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PDO, PGI & Organic Agriculture labels: a really superior quality?


Labels are a means of informing consumers about the properties of a product. They are issued by certifying bodies that attest that the product has the specific characteristics guaranteed.

But what are the guarantees? 

Geographical origin and traditional know-how are the two commitments commonly targeted by these certifications.

Regarding delicatessen products, on a European scale, three labels are mainly used:

  • PDO: Protected Designation of Origin,

  • PGI: Protected Geographical Indication, 

  • Organic Agriculture (from the European regulation of organic agriculture EU 2018/848).


These three labels are a guarantee of quality in the European agricultural sector, and are widely used in Europe. 

Different objectives, but one common goal: to allow the consumer to identify the products he/she consumes.

European producers are moving towards "better eating".

The PDO label

It aims to preserve the appellations of origin of agricultural products, i.e. it certifies that the product has been processed and elaborated in a specific geographical area.


It underlines a very strong link between the product and its terroir. Transparency concerning this know-how is also guaranteed: a Protected Designation of Origin is the recognition of a product that derives its specificity from collective material and immaterial know-how, shared by all the operators, framed by a strict set of specifications. 


This is the case, for example, of Kintoa ham PDO.


What are the benefits for the consumer?

Thanks to this label, the consumer takes into account the authenticity and the typicity of the geographical origin of the product, which includes natural and human factors that are specific to a unique region.


In Europe, more than 904 food products carry the PDO label.

The PGI label

It also designates a product whose characteristics are linked to its geographical location. The requirement of this label is that the product must be either produced, elaborated or transformed in the place designated by the label. All the products having the same process of production, elaboration or transformation not carried out in the limits of the place cannot claim to join the PGI. This designated place is considered to be the only region entitled to create a product worthy of the label. 

The recipe can be stolen and produced in another region, but it is considered that it will not have the same outcome. 

It guarantees the notion of regional identity and know-how.

This is the case of Bayonne ham, which has the PGI label due to its origin, its history and its tradition linked to its region.


What are the benefits for the consumer?

The consumer buys a product of a given geographical origin which specifies and possesses qualities, a reputation or characteristics linked to this place of origin. 


In Europe, more than 670 food products carry the PGI label.

The label from organic agriculture (OA)

A product called "organic" is a natural product: among other things, it does not contain any synthetic fertilizers or pesticides (nor any other chemical products or GMO). Organic farming is therefore a method of agricultural production that aims to respect the natural balance.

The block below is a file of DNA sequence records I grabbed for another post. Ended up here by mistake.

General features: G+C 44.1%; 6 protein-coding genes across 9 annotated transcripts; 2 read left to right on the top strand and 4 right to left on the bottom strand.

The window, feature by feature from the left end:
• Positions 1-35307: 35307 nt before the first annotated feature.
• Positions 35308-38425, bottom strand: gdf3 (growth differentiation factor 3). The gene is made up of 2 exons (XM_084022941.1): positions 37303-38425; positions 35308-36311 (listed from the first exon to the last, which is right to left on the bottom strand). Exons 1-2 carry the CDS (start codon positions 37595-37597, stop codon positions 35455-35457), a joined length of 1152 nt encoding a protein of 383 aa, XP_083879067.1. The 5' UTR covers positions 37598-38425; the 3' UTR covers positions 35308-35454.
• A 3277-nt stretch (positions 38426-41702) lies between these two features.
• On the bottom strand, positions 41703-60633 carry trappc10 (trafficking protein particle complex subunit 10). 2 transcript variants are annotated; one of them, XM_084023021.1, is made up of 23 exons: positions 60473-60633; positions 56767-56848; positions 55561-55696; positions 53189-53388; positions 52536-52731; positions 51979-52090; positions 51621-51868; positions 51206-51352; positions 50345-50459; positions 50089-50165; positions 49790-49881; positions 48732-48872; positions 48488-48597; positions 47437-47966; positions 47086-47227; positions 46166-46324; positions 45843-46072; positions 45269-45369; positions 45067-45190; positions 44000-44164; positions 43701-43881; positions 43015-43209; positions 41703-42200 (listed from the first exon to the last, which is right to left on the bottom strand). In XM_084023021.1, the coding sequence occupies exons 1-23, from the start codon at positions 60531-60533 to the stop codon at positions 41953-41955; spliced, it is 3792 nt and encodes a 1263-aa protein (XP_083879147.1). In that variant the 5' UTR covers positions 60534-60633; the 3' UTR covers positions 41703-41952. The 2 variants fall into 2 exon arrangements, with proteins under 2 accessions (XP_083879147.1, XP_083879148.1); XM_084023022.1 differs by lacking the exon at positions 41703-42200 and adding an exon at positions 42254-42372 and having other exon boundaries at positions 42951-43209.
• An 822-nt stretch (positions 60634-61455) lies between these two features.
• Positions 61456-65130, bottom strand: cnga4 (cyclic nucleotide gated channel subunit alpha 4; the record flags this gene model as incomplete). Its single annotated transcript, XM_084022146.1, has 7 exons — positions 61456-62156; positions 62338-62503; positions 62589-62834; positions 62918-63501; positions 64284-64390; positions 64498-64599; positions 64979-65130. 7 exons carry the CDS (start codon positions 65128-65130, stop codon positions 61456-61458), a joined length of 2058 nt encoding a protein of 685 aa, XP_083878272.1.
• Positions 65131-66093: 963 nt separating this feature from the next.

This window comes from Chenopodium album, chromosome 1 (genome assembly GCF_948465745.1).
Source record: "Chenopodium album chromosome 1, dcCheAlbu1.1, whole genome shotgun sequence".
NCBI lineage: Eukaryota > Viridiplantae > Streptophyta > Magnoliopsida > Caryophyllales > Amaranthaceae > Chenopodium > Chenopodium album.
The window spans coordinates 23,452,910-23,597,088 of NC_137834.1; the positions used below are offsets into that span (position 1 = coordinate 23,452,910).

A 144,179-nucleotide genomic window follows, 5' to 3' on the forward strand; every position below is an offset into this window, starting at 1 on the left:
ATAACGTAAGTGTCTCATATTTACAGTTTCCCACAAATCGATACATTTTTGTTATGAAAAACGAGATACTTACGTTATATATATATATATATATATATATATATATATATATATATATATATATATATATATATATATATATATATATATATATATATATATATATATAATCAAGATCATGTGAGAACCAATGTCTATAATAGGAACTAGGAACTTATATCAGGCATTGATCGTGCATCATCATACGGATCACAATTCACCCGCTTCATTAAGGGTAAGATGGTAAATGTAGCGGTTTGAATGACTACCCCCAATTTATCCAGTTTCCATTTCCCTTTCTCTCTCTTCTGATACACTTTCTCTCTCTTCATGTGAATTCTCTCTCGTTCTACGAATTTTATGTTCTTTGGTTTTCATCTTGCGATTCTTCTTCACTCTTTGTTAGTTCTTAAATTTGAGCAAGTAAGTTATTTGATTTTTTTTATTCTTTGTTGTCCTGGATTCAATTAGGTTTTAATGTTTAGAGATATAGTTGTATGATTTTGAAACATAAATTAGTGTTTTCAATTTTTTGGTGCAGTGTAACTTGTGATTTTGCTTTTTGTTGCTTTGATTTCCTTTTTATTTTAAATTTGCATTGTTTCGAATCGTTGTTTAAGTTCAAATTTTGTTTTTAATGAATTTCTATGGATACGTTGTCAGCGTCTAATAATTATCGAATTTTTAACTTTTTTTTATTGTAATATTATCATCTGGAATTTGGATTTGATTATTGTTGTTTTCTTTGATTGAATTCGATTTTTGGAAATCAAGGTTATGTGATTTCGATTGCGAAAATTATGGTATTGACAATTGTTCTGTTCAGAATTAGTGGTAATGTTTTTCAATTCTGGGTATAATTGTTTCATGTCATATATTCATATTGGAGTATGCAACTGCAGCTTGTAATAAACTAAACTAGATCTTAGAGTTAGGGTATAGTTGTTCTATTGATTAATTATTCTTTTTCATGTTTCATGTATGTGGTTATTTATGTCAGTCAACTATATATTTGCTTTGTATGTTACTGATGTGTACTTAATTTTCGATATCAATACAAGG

The organic label brings together several guarantees, promoted by: 

  • The responsible use of energy and natural resources, 

  • The maintenance of biodiversity, 

  • The preservation of regional ecological balance, 

  • The improvement of soil fertility, 

  • The maintenance of water quality.


In addition, organic farming rules promote a high level of animal welfare and require farmers to meet the specific behavioral needs of animals.


What are the benefits for the consumer?

In addition to considerably reducing pollution and preserving the soil and groundwater, organic farming guarantees the consumer a product that is healthy and respectful of his or her body. 


To summarize, the Organic Agriculture label offers a fair market to producers, distributors, traders but also to final consumers.


In Europe, the use of labels is extremely closely monitored, as they are a real proof of quality for the final consumers. 


In addition to the quality controls specific to the different sectors (pork, etc.) set up at the national level or internally (protocols specific to each company), the operators involved in a label must respect three levels of control in order to guarantee quality to the consumer:

  • Self-controls, which guarantee the traceability of the product during the manufacturing process,

  • Internal controls, as part of a continuous improvement process, 

  • And external controls: by certifying bodies accredited by the public authorities.


Food traceability is one of the pillars of food safety. It allows to trace the path of a foodstuff throughout its production and distribution chain. The main objective of controls is to find the origin.  But also to operate a withdrawal of product which would present a sanitary risk. 


The food traceability intervenes in the whole of the labels quoted and is governed by standards as well as controls at the national and European scale. The European Union carries out permanent controls on foodstuffs (and on the entire production and distribution chain) to ensure compliance with the safety standards in force. 


Labeling standards are closely linked with quality, labels and food traceability; these rules are in place in all EU countries.  Indication of origin is mandatory for many commodities (beef, pork, poultry, sheep, goat, etc.).

Bonus:  A typical European dish

Now that you know all about European quality labels, get started on making sauerkraut for your next lunch

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